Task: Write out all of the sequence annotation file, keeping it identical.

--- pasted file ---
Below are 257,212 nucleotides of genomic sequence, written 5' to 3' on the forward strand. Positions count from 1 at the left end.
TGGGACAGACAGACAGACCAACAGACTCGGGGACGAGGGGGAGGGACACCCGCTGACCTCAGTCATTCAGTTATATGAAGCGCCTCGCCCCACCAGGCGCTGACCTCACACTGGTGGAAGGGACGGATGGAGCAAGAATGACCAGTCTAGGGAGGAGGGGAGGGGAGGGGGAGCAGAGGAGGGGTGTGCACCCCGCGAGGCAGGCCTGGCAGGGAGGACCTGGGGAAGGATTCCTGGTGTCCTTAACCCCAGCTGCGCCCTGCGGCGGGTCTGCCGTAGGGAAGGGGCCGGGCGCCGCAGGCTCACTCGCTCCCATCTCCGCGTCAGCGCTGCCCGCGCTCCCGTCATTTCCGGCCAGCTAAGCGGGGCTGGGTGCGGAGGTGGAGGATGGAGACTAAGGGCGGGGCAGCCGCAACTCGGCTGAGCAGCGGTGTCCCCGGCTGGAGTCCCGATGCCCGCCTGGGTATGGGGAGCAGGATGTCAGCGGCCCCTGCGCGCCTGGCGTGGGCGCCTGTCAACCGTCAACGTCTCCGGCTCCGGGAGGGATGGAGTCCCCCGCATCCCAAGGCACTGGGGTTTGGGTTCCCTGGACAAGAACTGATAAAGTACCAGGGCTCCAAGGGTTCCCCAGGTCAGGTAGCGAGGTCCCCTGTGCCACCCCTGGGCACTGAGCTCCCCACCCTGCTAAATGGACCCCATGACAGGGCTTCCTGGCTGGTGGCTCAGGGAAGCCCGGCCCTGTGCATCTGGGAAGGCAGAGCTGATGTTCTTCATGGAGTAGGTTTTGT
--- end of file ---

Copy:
Below are 257,212 nucleotides of genomic sequence, written 5' to 3' on the forward strand. Positions count from 1 at the left end.
TGGGACAGACAGACAGACCAACAGACTCGGGGACGAGGGGGAGGGACACCCGCTGACCTCAGTCATTCAGTTATATGAAGCGCCTCGCCCCACCAGGCGCTGACCTCACACTGGTGGAAGGGACGGATGGAGCAAGAATGACCAGTCTAGGGAGGAGGGGAGGGGAGGGGGAGCAGAGGAGGGGTGTGCACCCCGCGAGGCAGGCCTGGCAGGGAGGACCTGGGGAAGGATTCCTGGTGTCCTTAACCCCAGCTGCGCCCTGCGGCGGGTCTGCCGTAGGGAAGGGGCCGGGCGCCGCAGGCTCACTCGCTCCCATCTCCGCGTCAGCGCTGCCCGCGCTCCCGTCATTTCCGGCCAGCTAAGCGGGGCTGGGTGCGGAGGTGGAGGATGGAGACTAAGGGCGGGGCAGCCGCAACTCGGCTGAGCAGCGGTGTCCCCGGCTGGAGTCCCGATGCCCGCCTGGGTATGGGGAGCAGGATGTCAGCGGCCCCTGCGCGCCTGGCGTGGGCGCCTGTCAACCGTCAACGTCTCCGGCTCCGGGAGGGATGGAGTCCCCCGCATCCCAAGGCACTGGGGTTTGGGTTCCCTGGACAAGAACTGATAAAGTACCAGGGCTCCAAGGGTTCCCCAGGTCAGGTAGCGAGGTCCCCTGTGCCACCCCTGGGCACTGAGCTCCCCACCCTGCTAAATGGACCCCATGACAGGGCTTCCTGGCTGGTGGCTCAGGGAAGCCCGGCCCTGTGCATCTGGGAAGGCAGAGCTGATGTTCTTCATGGAGTAGGTTTTGT